momdogz
"....sent home with home

"....sent home with home health.....only to return with a CRBSI......do we as the hospital receive any reimbursement in that instance?"

The CMS rules state that costs associated with HAC (Hospital Acquired Conditions) will not be paid for by them.  A patient admitted WITH a CLABSI, acquired somewhere other than the hospital, is not a HOSPITAL ACQUIRED condition, so CMS would pay for the hospitals' treatment of that CLABSI.  That CLABSI would be coded, upon admission, as NOT being hospital acquired.

MDs/hospitals will be responsible for coding those events.  At this point, CMS will not be auditing that hospitals are coding HACs correctly.  It would be the responsibility of the MD to classify, with the admitting diagnosis.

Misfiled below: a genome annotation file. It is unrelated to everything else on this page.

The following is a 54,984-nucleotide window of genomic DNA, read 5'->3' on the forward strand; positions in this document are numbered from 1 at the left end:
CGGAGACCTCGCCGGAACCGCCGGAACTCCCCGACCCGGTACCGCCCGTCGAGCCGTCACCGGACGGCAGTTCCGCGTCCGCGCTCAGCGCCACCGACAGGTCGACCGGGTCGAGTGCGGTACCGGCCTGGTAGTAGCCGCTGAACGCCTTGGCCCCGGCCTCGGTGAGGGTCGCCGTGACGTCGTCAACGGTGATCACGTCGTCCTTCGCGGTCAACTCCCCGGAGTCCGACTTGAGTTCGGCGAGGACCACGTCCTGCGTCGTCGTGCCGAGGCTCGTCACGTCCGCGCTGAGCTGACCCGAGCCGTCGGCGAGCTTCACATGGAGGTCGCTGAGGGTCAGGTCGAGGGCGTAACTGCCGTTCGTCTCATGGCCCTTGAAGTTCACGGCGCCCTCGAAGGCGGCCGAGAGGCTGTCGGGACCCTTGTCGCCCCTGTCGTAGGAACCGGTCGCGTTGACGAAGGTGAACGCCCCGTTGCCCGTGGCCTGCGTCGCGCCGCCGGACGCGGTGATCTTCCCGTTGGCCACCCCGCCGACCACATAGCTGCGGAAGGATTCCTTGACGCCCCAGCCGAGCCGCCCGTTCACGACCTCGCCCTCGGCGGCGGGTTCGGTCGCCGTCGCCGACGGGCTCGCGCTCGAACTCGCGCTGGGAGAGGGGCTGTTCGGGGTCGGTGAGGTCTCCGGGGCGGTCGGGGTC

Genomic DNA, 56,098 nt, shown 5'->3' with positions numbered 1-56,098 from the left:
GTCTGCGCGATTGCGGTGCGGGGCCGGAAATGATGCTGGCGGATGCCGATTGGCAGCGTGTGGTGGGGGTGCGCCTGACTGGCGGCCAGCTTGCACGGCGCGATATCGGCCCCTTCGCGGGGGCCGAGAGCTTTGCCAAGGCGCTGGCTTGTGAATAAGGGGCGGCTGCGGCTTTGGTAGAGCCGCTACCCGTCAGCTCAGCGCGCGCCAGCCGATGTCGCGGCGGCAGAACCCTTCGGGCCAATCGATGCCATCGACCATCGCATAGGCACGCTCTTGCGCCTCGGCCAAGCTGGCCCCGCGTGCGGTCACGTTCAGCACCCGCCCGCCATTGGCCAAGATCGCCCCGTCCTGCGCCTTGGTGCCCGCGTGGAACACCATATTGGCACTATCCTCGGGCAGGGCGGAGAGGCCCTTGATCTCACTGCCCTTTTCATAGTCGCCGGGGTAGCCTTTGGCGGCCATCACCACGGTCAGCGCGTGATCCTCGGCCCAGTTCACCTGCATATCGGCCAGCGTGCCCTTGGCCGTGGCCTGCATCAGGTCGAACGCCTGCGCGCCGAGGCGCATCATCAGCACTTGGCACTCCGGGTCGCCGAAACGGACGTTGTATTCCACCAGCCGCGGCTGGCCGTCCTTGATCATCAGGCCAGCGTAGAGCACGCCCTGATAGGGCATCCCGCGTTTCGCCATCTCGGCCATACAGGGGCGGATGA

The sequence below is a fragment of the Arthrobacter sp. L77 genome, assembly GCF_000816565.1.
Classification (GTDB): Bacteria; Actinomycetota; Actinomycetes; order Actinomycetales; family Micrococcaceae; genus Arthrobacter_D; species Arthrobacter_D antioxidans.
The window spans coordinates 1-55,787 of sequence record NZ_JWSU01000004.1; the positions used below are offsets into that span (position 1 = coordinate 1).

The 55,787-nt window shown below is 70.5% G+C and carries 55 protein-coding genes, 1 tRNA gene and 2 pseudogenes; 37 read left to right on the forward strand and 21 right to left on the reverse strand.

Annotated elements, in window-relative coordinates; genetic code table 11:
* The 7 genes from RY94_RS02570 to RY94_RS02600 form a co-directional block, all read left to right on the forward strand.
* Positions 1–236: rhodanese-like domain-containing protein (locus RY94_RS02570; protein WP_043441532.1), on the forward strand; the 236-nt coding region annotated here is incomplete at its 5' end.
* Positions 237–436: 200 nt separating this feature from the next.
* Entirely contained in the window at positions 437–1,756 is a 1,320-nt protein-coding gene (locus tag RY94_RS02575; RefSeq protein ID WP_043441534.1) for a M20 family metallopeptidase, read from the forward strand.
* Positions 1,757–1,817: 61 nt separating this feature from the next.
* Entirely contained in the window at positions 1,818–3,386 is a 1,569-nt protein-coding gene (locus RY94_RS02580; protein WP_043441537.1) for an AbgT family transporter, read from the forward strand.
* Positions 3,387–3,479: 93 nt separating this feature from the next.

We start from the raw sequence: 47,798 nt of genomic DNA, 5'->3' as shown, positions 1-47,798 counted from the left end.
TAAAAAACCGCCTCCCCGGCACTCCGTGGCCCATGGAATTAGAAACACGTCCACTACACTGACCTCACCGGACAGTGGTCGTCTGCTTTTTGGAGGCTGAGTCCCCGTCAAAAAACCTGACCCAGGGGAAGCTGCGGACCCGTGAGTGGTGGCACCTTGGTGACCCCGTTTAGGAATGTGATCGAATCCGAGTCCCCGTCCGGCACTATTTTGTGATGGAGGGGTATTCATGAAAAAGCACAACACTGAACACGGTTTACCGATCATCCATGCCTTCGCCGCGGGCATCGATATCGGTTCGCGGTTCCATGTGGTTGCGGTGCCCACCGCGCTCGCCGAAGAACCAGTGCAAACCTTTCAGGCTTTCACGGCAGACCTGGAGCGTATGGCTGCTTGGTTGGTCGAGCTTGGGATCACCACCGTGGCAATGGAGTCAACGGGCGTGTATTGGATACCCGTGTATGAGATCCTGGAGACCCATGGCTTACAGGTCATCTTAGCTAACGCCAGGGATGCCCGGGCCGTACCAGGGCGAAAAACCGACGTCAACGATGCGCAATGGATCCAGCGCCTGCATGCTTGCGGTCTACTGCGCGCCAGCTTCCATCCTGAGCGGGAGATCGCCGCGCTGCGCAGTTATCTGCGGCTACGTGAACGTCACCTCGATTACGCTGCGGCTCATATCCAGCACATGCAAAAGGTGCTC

And...interesting to note, many hospitals have been moving toward this quality incentive measure for some time by not charging ANY patients for HAC, whether or not they are paid by CMS.

Mari Cordes, BS RN 

Nurse Educator IV Therapy
Fletcher Allen Health Care, Burlington VT
Educator, Bard Access Systems 

Mari Cordes, BS RNIII VA-BC
Vascular Access Department
University of Vermont Medical Center

JoseDelp
 Kind of makes you want to

 Kind of makes you want to do screenings on each patient when they return to inpatient environment. Kind of like our MRSA screenings on all patients admitted from nursing homes is done now.

Jose Delp RN BSN

Clinical Nurse Manager IV Team

Upper Chesapeake Health

Jose Delp RN BSN

CliClinical Nurse Manager IV Team

Upper Chesapeake Health

momdogz
probably not a bad idea,

probably not a bad idea, Jose.  At the very least, great improvements should be made in nursing documentation of patients admitted with existing VADs. 

 

Mari Cordes, BS RN 

Nurse Educator IV Therapy
Fletcher Allen Health Care, Burlington VT
Educator, Bard Access Systems